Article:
Eulogy for William Krehm

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By Jonathan Krehm

My father passed away peacefully at home on Friday, April 19, at 11 pm, in his 106th year. He had an amazing full life. We were blessed that he enjoyed relatively good health until the end.

His generation is now gone. His passing marks the end of an era. Not just for us here gathered, but also for those who remember the struggles of the past. He was the last living North American who went to Spain to support the Spanish Republic during the Spanish Civil War.

He was a fine amateur musician. He played the violin from age 9 to 95. For 50 years he hosted chamber music on Sunday evenings several times a month. Some of Toronto’s finest string players were regulars at these evenings. He reviewed music in the 1950s and early 1960s in a variety of places including The Globe and Mail. Ezra Schabas, a former principal of the Royal Conservatory, once told me he thought Bill had been the best music critic in Toronto.

With no business background he entered real estate development in the mid 1950s. He became a house builder, land developer, and real-estate investor. The prosperity my family enjoys today emanates from his efforts.

From his early childhood he was a voracious reader. In 2009 he wrote: “I wrote my junior senior matriculation examination without attending high school in those final two years, and also found the energy and possibly misplaced dedication to go through the three volumes of Marx’s Capital. Unfortunately, as a teenager with my head on fire – these were the opening years of the Depression – I could not avoid polemicizing against Winston Churchill on my exam paper on history. Obviously this and the diverted time did not help my chances for a scholarship, which in fact I didn’t get. So I spent two years in a mathematics and physics courses without money to buy books. It did nothing for my chances of be-coming a physicist or a mathematician. But it worked wonders for my learning enough about mathematics and their powerful legitimate uses to keep me in trouble ever since.”He was a self-taught polyglot. His Spanish, French, German were excellent. He also read in Russian, Italian, Latin, Hebrew and Ancient Greek. Even in his last year, suffering from dementia, his Spanish and German were still there.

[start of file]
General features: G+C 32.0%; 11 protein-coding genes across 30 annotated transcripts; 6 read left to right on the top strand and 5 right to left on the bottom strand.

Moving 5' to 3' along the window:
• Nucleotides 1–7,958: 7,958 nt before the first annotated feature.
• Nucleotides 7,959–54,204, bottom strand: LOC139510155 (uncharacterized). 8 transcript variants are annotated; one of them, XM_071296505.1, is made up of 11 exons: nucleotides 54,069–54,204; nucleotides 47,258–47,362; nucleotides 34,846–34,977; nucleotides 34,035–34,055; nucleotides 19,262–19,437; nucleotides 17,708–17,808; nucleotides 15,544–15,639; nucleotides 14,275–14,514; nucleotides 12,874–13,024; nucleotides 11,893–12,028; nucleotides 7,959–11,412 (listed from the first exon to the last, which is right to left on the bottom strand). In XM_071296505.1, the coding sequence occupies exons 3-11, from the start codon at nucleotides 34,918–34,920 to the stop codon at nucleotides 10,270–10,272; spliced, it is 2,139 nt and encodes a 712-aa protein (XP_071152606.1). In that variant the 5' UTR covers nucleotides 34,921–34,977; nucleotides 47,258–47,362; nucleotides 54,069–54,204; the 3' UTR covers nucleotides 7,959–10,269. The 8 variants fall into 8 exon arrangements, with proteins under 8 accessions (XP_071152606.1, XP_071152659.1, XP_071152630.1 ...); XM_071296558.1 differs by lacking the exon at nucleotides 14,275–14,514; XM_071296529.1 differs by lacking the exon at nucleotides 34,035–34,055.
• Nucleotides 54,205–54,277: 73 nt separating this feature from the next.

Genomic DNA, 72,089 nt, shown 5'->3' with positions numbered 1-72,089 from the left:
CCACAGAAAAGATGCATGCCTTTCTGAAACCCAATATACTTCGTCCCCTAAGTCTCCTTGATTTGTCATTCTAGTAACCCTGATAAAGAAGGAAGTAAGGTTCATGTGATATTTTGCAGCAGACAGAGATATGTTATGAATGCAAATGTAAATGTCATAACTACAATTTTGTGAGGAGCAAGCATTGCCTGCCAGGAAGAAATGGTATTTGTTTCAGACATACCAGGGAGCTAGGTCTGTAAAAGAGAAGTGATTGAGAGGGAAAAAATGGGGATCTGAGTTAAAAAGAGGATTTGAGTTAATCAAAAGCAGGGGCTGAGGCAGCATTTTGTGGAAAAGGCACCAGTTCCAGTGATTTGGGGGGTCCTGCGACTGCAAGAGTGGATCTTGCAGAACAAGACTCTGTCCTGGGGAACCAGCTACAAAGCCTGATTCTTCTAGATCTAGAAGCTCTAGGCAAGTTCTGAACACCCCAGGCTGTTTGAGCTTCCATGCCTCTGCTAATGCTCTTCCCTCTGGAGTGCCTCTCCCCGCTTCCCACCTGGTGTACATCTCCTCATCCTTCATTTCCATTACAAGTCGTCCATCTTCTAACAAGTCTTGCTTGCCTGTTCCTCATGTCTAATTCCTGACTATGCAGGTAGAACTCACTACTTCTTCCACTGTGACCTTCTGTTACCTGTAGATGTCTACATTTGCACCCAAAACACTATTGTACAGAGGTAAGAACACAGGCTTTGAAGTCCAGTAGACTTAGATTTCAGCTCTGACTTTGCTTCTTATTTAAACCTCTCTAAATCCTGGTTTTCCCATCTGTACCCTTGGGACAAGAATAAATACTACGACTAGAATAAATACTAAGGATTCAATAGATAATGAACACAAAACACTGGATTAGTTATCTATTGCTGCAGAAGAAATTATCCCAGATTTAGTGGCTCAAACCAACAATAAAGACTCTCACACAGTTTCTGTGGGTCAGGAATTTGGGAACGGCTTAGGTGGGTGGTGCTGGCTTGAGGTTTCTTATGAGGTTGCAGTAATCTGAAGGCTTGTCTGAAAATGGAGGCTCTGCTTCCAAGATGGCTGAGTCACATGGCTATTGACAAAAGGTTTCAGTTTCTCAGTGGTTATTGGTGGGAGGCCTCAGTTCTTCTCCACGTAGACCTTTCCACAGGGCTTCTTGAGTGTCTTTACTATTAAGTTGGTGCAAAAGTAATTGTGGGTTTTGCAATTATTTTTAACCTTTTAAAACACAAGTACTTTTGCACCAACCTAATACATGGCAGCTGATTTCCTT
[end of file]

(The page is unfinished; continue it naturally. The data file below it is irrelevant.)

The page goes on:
But throughout his life he was always a rebel. He and my late Uncle Aubrey first organized a protest against an anti-Semitic teacher in Grade 9 at Parkdale Collegiate. While in New York at the age of 16 he joined the American Trotskyist Movement. His political activities continued in Ontario and Montreal throughout the 1930s. In the movement he met my mother. It was sort of a family affair.

My mother Gladys and her two sisters, Rae and Dorothy, were members of the LRWP as were my two uncles, Aubrey Joel and Moie Bohnen. Their small but dynamic group became the largest Trotskyist group in Canada by 1935. In 1936 Bill was sent to Europe and when the Spanish Civil war broke out he became involved in the international effort to aid the Spanish Republic. He ended up in Barcelona writing for the International Newsletter of the POUM, the anti-Stalinist party that George Orwell fought for. As described in Orwell’s book Homage to Catalonia, Bill was caught up in the dreadful events known as the May days and was imprisoned when the Communist Party moved to crush its Left Wing allies in the fight against Franco. Bill, after a two-week hunger strike, got moved from a jail run by Russian secret police to a less ominous one run by Spaniards. He spent the summer of 1937 in jail. Until his old age he was reluctant to talk of these events. They left scars.